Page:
- remove_red_eye1869 views
- comment2 comments
For many organizations, streamlining the global proposal process outside of headquarters is often a daunting task. Misaligned expectations and differences in strategy are common challenges. When proposals involve a multinational team, these hurdles can be amplified. The following guidelines can help you apply your local proposal practices to an international project team, enabling you to better navigate global opportunities.
1. Time Zones
To create a more globally-focused proposal, always be cognizant of time zones in each region. When time zones are at play, target an early submission—even 24 hours early. Assuming an earlier deadline will enable the local representative to take another read through the proposal and submit it at the most ideal time. Some countries will expect quicker RFP turnaround times, which makes maximizing time zones even more vital. In those situations, proposal teams can opt for a hand-off process between locations, in which the team is always progressing the bid by seamlessly relaying and continuing the activity without losing focus on the deadline. It’s important to be flexible with times of conference calls, including late at night and on weekends. This relay approach can be a huge advantage, allowing the RFP to progress at any given time in the day. To successfully do this, you need collaboration tools, task management, and revision control.
2. Review Cycles
Within the project management plan (PMP), the proposal management team should specify deadlines, review timelines, and understand expectations. The detailed PMP outlines subject matter expert (SME) questions, notes action items, summarizes win strategies, and creates a deliverables checklist that aims to hold all parties accountable. During the strategy call with global teams, establish the method through which edits should be made and identify the key members expected to participate in the review cycle. Once these elements are established, all parties will be aware of the expectations regarding their respective local teams working with international team members.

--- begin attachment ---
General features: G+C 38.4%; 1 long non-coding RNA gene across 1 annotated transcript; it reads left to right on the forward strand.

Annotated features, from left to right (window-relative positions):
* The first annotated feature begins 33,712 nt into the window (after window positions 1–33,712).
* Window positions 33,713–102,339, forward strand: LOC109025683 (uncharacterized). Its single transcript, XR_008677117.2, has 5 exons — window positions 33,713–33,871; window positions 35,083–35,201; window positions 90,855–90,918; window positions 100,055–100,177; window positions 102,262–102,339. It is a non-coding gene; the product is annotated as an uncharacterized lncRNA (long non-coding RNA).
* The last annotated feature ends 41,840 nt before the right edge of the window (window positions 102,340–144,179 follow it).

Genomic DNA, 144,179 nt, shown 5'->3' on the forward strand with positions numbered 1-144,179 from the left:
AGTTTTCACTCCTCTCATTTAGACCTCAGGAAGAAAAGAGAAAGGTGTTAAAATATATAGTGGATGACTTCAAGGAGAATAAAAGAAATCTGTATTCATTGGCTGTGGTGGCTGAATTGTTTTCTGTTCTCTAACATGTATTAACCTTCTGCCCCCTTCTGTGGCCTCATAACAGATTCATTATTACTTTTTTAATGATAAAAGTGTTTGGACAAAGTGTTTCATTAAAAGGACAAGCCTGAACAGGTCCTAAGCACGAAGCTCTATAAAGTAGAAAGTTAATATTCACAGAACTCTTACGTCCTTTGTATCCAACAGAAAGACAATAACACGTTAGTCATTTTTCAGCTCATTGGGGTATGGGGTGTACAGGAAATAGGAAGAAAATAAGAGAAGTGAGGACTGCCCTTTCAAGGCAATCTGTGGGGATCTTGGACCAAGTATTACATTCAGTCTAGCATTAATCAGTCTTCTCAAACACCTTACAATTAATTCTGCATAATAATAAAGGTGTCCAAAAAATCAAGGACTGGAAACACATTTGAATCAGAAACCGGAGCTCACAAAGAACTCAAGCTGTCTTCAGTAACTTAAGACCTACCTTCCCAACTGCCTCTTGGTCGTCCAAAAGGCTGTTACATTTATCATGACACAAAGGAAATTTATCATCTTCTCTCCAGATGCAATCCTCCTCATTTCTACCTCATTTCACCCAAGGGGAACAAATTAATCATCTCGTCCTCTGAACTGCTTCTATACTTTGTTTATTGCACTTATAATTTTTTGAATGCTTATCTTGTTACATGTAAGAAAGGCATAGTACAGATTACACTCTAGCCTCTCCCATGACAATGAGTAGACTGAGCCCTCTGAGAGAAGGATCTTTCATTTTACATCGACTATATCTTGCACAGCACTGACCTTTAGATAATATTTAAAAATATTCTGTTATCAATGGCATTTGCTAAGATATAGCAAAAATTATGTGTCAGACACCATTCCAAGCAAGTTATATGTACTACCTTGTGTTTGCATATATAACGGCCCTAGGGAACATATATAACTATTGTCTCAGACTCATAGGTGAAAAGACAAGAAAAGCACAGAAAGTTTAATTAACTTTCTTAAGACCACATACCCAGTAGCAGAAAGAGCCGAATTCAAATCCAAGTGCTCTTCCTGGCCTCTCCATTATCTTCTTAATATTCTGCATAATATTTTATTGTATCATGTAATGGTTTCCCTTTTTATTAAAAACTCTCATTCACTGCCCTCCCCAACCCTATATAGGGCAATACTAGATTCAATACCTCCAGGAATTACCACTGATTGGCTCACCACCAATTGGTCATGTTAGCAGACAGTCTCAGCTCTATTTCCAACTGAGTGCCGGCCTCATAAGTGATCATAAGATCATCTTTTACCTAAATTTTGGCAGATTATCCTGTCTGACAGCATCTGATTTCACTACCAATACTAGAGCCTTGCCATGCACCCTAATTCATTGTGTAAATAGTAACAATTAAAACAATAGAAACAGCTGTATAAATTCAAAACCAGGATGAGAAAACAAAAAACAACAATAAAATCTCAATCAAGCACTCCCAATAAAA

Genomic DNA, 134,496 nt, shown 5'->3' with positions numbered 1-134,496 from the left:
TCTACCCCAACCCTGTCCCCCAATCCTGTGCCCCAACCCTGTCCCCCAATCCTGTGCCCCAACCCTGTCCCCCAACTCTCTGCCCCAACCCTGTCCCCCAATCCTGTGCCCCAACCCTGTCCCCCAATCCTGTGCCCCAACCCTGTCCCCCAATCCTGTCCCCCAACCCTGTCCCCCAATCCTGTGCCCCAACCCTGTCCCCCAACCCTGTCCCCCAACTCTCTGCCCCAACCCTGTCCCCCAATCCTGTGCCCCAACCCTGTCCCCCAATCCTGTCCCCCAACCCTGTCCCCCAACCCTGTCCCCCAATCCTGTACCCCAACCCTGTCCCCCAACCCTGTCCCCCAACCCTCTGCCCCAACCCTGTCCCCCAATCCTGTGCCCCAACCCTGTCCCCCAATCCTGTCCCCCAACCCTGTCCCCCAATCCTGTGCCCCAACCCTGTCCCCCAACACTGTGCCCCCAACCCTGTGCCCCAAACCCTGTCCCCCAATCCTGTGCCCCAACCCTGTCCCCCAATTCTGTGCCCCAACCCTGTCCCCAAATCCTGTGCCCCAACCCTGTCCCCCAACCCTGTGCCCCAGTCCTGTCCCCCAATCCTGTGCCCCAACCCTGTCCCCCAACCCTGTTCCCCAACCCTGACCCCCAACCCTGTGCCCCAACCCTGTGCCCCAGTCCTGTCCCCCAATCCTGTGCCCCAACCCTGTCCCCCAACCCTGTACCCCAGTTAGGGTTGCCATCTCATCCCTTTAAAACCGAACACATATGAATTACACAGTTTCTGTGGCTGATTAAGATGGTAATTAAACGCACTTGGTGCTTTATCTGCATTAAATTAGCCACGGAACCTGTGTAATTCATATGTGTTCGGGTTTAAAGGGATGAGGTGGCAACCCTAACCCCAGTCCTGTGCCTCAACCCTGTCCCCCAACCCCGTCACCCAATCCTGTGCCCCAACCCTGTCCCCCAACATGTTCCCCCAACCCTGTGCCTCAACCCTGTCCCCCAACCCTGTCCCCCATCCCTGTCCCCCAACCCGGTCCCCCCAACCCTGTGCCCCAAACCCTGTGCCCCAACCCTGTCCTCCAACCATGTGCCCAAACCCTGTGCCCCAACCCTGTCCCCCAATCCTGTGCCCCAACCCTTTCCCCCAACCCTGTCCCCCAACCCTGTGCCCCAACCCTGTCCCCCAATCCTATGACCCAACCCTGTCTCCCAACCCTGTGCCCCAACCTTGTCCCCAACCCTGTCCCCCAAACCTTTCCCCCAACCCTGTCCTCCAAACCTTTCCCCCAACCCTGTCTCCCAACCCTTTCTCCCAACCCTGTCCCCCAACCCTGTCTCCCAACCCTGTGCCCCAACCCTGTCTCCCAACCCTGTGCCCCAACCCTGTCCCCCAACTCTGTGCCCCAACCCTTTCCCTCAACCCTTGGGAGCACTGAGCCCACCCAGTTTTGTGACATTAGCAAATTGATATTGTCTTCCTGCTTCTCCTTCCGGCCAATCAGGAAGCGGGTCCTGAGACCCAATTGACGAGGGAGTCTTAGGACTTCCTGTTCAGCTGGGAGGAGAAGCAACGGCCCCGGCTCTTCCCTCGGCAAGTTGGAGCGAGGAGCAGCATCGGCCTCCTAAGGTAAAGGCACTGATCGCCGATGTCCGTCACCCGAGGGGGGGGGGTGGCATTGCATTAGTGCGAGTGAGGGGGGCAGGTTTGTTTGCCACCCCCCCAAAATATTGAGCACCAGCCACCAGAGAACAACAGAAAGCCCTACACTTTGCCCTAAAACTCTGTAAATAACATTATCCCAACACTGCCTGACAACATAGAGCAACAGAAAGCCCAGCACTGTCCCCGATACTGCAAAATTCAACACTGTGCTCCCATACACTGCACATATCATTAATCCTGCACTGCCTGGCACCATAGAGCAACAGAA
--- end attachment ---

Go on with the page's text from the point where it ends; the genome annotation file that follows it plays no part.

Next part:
If all the accurate information cannot be readily retrieved, consider a no-bid and get this information up to date as soon as possible. … Getting these details accurate has far-reaching implications on the potential contract that you put in place.
3. Understanding Involvement in the Proposal Process
Do you ever wonder who is really involved in the proposal process? Which members of the project team are essential in the completion of a seamless proposal? Each country may do things differently. Define the project team upfront, including who the team members are and what their roles are. Be aware of global offices that seldom receive RFPs—there may be a lack of experience and knowledge of whom to bring in and what information is best to use. Avoid confusion and “requirement creep” by getting all questions answered in the initial strategy call, which should be the first meeting set up between offices within the first five working days of the RFP being issued.
4. Updating and Owning Content
Registration numbers, annual revenue, turnover, tax practices, insurance certificates, local policies: all these can vary for each country. Something as simple as the company’s legal name may differ by the country in which you do business. If all the accurate information cannot be readily retrieved, consider a no-bid and get this information up to date as soon as possible. Further, consider establishing an ongoing content management plan for local content. Getting these details accurate has far-reaching implications on the potential contract that you put in place.
5. Local Stakeholders
Proposals should be sincere and have the feel of someone who is a local resident. It’s important to coordinate with international experts for each relevant market to add context, local market dynamics, and any behavioral and cultural nuances to make a response more thoughtful. Ensure local representatives read through the material to ensure it incorporates the local tone and manner of speech. For example, some countries may want the vendor to cut the fluff; other cultures might expect more sales language and background information.